Scroll To Top

The Many Don'ts of American LGBTQ+ History

American flag and the Pride Flag on the porch of a house
Via Shutterstock

With the passage of Florida's "don't say gay" law, a.k.a. the Parental Rights in Education bill, and the continued attacks on LGBTQ+ rights, it's important to spend time remembering the many other "don'ts" of American LGBTQ+ history.

From 1919 to 1921, there was the "don't be gay" crusade against homosexuality in the United States Navy. It took place primarily along the East Coast, with Newport, R.I, as the epicenter of the campaign that grew to include key players from the Episcopal Church and the Hartford Courant, plus Franklin D. Roosevelt, then assistant secretary of the Navy. For the lover of history, it includes Navy drag shows, entrapment, and a cover-up with implications for FDR's political ambitions.

Up until 2003, there was the "don't have gay sex" rule that criminalized consensual sex (anal and oral) between members of the same sex in many states. The U.S. Supreme Court decriminalized consensual gay sex in its ruling that year in Lawrence v. Texas. Still to this day, gay men must abide by "don't donate your blood" due to a lack of interest from Americans in changing the policy that prevents men who have sex with men from donating their blood unless they've been celibate for three months (it was once a lifetime ban). The hysteria about gay blood is tied to the way gay men were treated from the beginning of the HIV pandemic, which gave rise to the don't have gay sex without a condom rule. I'd argue that rules for safer sex apply to all sexually active adults.

From 1994 through 2011, the U.S. military employed the "don't ask, don't tell" policy, which barred out lesbian, gay, or bisexual people from serving in the military. It was supposed to change a policy that was even worse, under which the armed forces sought out LGB troops and discharged them, but unfortunately the investigations continued.

The Pulse nightclub massacre in Orlando in 2016 became a symbol for some in society to tell people "don't identify as LGBTQ+" as if the victims where somehow responsible for their deaths. Others denied that they were selected by the shooter because of their identity.

From the late 1980s through today, there is a tendency by officials in the Roman Catholic Church to not take accountability for the actions of pedophile and ephebophile priests. The shameful sexual abuse scandals and cover-ups continue to divide the church, which also codifies "don't act on your gay or lesbian sexual desires" because they are contrary to natural law, according to church doctrine.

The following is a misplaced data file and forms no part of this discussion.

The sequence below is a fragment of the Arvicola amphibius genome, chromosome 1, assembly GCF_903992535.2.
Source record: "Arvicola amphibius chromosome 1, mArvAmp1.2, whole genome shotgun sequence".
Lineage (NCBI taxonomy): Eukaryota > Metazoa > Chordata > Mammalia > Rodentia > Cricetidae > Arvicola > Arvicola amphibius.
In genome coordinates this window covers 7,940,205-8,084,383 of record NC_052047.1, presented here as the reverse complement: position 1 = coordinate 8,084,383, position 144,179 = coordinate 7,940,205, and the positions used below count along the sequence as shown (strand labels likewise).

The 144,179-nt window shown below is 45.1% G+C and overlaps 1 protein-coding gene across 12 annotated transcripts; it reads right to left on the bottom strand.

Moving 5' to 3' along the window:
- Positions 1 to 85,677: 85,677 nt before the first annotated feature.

In 2018 the Supreme Court ruled 7-2 in favor of a Colorado baker and against a gay couple who asked the baker to make them a wedding cake for their nuptial festivities and reception. As a result, the Supreme Court engendered the "don't shop here" rule that defended "religious liberty" against antidiscrimination laws throughout the union. In other words, the Supreme Court put the onus on LGBTQ+ people to avoid shops with religious owners and to spend extra time researching businesses in case they might contract someone who finds their identity sinful. While this policy is corrected through the free market, it remains in place as the "don't work here if you're in a same-sex marriage" rule instituted by religious institutions like Roman Catholic parishes and Christian schools. Consider the many who have been fired due to their marriages. (And if they are lucky enough to fly under the radar, most likely their same-sex spouse is not entitled to their health benefits!)

There is the "don't use that bathroom" debate that labels trans men and trans women as violent predators who seek to use a bathroom as their venue to harm people. The hysteria on this matter is tied directly to matters of disgust, morality, and civil rights. But much as the Roman Catholic Church perpetuated the myth of the pedophile gay priest, e.g., initially that only gay priests abused children, some ultraconservative people are spreading the myth of the predatory trans bathroom user. This issue is trending in the direction of "don't support your trans kids," given Texas officials' assertion that parents are engaging in child abuse if they enable their children to receive gender-affirming care.

Finally, with the "don't say gay" law in Florida and moving west to other right-leaning states, LGBTQ+ kids are prevented from learning about themselves and their community's contributions to society in an effort to maximize "parental rights" in public education. This is also why the pastor of St. Isidore's Roman Catholic Church in Riverhead, N.Y., could get away with not letting me, a gay man, eulogize my mother during her funeral mass in 2019.

Following Donald Trump's presidency, America is becoming increasingly antagonistic toward LGBTQ+ people. While same-sex couples can say "I do" thanks to the 2015 Supreme Court decision in Obergefell v. Hodges, there are simply to many other ways that LGBTQ+ people are being treated as second-class citizens. History will judge our legacy on the separation of church and state, and for these decades of antigay and anti-trans "don'ts," time will tell.

Benjamin Brenkert is the author of A Catechism of the Heart: A Jesuit Missioned to the Laity.

Advocate Channel - The Pride StoreOut / Advocate Magazine - Fellow Travelers & Jamie Lee Curtis

From our Sponsors

Most Popular

Latest Stories

Benjamin Brenkert